“I feel like we need to do it one more time before you leave,” Presley said, turning and grabbing Nate in her soapy hands. “Just to calm you down. Reassure you that I won’t be here crying into my egg nog or something while you’re home with your family.”
“So what will you be doing?” Nate asked, trying not to be distracted by the slow, back and forth motion Presley was making with his member grasped in her fist.
“This and that.” Presley’s voice sounded dreamy. She released him, and Nate opened his eyes just in time to see her drop to her knees.
Nate sat up in bed and looked around. It was dark now. Glancing at the clock he saw that it was just past eleven. He had allowed Presley to lure him back to bed after their shower, and then once she’d worn him out, she had slipped out. He wasn’t surprised she was gone, but he wished she wasn’t. Their relationship, which she preferred to refer to as their “arrangement” was unconventional to say the least. Pres didn’t expect dinner dates or daily phone calls; she didn’t squawk when he went out with his friends, or disappeared out of town for work without telling her in advance. She just popped in and out of his life on a whim—sometimes he’d see her every day for a week, and then she’d be gone for a month. And she might spend two nights with him over a weekend, and then not call or answer his calls for two weeks.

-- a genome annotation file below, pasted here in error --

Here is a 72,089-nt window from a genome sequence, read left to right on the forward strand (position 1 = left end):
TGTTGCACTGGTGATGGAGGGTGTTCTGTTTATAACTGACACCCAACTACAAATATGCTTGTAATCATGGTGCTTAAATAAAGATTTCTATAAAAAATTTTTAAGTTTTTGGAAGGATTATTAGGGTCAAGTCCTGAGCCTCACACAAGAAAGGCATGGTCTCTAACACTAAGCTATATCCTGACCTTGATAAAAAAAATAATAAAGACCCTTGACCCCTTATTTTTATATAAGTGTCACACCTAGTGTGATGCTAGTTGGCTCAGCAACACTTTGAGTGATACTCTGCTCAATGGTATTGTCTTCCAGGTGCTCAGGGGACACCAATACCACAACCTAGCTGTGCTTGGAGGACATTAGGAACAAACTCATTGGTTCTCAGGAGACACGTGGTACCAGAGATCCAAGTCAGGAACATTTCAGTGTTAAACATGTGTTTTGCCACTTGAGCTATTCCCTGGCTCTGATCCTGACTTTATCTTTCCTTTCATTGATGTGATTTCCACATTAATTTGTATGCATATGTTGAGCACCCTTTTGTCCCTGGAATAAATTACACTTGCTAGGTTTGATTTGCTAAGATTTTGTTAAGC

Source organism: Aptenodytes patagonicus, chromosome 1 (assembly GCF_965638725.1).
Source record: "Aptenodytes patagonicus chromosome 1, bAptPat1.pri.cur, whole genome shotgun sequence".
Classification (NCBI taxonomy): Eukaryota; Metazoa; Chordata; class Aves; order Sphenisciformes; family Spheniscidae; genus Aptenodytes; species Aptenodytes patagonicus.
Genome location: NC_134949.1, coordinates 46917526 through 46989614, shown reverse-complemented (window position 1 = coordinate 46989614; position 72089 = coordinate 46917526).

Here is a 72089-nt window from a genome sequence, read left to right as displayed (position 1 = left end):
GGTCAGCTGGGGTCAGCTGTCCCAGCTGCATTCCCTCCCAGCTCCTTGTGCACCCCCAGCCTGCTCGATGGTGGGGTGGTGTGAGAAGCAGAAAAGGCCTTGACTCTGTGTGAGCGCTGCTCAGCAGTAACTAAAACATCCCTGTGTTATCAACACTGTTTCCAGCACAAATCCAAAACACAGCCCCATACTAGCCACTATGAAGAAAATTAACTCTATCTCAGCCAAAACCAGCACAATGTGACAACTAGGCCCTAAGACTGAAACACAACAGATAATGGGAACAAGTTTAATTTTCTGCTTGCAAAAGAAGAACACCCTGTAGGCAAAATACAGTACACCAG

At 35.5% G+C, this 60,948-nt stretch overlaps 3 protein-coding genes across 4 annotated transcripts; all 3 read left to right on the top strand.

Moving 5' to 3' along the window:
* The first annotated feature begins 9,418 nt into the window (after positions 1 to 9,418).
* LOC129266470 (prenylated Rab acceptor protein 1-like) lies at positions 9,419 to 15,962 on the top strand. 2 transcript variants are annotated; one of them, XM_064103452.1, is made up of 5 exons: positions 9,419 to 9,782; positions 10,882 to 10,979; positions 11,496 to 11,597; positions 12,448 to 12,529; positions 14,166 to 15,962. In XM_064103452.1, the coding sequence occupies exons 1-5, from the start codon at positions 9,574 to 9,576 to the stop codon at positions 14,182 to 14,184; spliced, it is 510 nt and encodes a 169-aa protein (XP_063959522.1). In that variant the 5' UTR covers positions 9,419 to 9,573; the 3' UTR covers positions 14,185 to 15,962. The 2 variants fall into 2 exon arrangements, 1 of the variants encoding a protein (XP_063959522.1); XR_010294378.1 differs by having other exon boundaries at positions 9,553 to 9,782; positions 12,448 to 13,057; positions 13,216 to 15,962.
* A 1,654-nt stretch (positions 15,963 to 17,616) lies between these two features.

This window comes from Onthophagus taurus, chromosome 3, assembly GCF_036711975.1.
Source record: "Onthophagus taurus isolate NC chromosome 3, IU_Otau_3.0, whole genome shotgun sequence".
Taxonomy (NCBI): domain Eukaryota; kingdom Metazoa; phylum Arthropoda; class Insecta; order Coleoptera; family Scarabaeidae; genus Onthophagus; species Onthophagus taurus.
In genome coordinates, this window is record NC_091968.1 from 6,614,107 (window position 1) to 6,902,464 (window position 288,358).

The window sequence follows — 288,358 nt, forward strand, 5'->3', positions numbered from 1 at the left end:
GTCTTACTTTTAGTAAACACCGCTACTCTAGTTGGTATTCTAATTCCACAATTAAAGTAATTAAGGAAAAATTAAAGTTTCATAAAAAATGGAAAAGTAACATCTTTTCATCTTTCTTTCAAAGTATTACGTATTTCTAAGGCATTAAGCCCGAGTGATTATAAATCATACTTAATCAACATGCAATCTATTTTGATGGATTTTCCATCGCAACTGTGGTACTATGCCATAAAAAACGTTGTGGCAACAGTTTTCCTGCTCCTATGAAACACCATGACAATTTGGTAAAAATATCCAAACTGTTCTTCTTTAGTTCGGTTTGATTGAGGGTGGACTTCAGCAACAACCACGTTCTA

I was on the road. That was always her explanation. She did parties in different cities, and people paid her for that. Sometimes handsomely, sometimes just by comping rooms and drinks for her and a few friends. She had a BMW x5 that she barely made the payments on most months, and a shitty apartment in a ramshackle house in Cabbagetown where she paid next to nothing because the building wasn’t up to code.